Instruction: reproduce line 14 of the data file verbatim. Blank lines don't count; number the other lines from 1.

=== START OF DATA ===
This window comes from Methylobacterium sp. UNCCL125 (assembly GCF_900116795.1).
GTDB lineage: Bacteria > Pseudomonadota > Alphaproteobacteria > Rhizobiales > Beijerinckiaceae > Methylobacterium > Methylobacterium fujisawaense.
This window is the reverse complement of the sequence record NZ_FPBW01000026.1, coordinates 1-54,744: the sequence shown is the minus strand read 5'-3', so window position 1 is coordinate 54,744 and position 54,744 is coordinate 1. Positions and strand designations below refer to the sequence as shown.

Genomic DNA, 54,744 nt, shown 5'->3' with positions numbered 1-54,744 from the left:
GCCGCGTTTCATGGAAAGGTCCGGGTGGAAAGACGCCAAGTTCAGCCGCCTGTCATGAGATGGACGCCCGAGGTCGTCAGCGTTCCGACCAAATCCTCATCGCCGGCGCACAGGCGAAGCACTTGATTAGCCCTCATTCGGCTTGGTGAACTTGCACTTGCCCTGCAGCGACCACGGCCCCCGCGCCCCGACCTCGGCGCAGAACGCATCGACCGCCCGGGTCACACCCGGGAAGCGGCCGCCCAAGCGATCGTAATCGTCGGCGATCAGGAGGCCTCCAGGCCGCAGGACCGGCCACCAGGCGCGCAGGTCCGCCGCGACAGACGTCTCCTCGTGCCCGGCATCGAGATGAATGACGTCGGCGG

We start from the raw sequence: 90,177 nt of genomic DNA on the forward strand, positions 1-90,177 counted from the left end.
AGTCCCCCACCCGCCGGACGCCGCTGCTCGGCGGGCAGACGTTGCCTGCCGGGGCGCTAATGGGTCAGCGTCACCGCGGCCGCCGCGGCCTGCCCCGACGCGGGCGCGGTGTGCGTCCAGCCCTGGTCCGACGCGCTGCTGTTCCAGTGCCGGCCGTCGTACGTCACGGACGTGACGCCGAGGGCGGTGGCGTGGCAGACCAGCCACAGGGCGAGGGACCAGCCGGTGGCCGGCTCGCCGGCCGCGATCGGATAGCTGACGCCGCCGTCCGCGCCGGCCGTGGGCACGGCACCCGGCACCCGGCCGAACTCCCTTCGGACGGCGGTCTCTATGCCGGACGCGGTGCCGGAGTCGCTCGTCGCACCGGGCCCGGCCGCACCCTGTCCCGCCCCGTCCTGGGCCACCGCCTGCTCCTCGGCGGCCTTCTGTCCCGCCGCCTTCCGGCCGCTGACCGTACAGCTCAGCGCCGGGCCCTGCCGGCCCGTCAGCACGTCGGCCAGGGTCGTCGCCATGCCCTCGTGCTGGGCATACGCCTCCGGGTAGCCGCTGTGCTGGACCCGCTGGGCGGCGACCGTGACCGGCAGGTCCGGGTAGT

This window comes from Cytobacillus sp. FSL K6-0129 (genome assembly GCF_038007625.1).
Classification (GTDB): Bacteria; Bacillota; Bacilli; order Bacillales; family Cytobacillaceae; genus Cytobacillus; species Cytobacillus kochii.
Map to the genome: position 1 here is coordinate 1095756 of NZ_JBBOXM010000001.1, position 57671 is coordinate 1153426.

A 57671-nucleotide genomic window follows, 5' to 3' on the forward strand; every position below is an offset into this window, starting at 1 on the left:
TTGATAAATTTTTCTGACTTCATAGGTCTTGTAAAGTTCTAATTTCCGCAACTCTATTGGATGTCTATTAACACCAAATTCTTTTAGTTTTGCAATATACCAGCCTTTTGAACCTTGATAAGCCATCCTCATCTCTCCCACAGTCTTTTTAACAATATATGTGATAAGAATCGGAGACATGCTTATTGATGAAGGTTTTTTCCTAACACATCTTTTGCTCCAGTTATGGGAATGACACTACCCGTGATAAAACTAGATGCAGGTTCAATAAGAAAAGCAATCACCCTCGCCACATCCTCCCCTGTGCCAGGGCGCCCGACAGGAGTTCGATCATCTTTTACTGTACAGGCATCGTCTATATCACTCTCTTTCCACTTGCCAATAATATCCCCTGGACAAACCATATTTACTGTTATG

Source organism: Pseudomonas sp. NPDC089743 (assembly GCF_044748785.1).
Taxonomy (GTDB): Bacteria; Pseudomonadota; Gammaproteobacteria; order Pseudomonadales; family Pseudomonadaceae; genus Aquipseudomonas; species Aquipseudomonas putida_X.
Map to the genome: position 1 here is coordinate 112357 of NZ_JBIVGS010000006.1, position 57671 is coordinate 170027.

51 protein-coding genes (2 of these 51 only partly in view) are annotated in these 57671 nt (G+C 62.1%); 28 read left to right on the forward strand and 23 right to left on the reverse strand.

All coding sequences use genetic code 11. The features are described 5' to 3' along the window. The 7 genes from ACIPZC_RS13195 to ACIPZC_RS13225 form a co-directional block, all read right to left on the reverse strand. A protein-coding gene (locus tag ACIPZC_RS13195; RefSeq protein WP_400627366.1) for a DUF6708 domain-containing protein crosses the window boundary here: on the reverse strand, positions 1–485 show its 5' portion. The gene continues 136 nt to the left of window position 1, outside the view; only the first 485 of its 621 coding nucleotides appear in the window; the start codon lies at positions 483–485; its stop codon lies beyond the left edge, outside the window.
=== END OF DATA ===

Taxonomy (GTDB): Bacteria; Pseudomonadota; Gammaproteobacteria; order Pseudomonadales; family Pseudomonadaceae; genus Aquipseudomonas; species Aquipseudomonas putida_X.